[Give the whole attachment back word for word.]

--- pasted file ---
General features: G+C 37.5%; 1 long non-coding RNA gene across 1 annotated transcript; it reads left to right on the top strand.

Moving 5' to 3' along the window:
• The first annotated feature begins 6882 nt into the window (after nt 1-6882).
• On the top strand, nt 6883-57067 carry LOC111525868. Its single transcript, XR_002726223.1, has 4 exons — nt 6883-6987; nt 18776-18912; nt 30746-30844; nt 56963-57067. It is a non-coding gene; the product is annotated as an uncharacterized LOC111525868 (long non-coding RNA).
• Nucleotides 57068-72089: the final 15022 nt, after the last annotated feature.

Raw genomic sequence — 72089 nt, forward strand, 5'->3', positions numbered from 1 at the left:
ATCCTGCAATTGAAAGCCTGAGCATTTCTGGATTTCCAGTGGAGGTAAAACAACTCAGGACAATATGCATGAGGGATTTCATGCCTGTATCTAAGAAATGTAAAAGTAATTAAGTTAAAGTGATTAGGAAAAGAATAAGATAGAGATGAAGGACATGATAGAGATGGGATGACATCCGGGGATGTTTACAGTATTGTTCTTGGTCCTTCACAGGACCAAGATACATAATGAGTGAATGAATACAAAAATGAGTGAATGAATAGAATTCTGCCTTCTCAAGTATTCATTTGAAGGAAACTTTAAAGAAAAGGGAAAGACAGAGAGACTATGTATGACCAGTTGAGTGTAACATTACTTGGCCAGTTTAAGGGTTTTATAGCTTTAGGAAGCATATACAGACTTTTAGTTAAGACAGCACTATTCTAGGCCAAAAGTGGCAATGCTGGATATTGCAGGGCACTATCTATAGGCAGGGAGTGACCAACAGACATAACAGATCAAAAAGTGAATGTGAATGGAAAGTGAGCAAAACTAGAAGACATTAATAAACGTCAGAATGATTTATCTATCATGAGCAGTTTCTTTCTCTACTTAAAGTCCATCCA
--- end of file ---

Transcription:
General features: G+C 37.5%; 1 long non-coding RNA gene across 1 annotated transcript; it reads left to right on the top strand.

Moving 5' to 3' along the window:
• The first annotated feature begins 6882 nt into the window (after nt 1-6882).
• On the top strand, nt 6883-57067 carry LOC111525868. Its single transcript, XR_002726223.1, has 4 exons — nt 6883-6987; nt 18776-18912; nt 30746-30844; nt 56963-57067. It is a non-coding gene; the product is annotated as an uncharacterized LOC111525868 (long non-coding RNA).
• Nucleotides 57068-72089: the final 15022 nt, after the last annotated feature.

Raw genomic sequence — 72089 nt, forward strand, 5'->3', positions numbered from 1 at the left:
ATCCTGCAATTGAAAGCCTGAGCATTTCTGGATTTCCAGTGGAGGTAAAACAACTCAGGACAATATGCATGAGGGATTTCATGCCTGTATCTAAGAAATGTAAAAGTAATTAAGTTAAAGTGATTAGGAAAAGAATAAGATAGAGATGAAGGACATGATAGAGATGGGATGACATCCGGGGATGTTTACAGTATTGTTCTTGGTCCTTCACAGGACCAAGATACATAATGAGTGAATGAATACAAAAATGAGTGAATGAATAGAATTCTGCCTTCTCAAGTATTCATTTGAAGGAAACTTTAAAGAAAAGGGAAAGACAGAGAGACTATGTATGACCAGTTGAGTGTAACATTACTTGGCCAGTTTAAGGGTTTTATAGCTTTAGGAAGCATATACAGACTTTTAGTTAAGACAGCACTATTCTAGGCCAAAAGTGGCAATGCTGGATATTGCAGGGCACTATCTATAGGCAGGGAGTGACCAACAGACATAACAGATCAAAAAGTGAATGTGAATGGAAAGTGAGCAAAACTAGAAGACATTAATAAACGTCAGAATGATTTATCTATCATGAGCAGTTTCTTTCTCTACTTAAAGTCCATCCA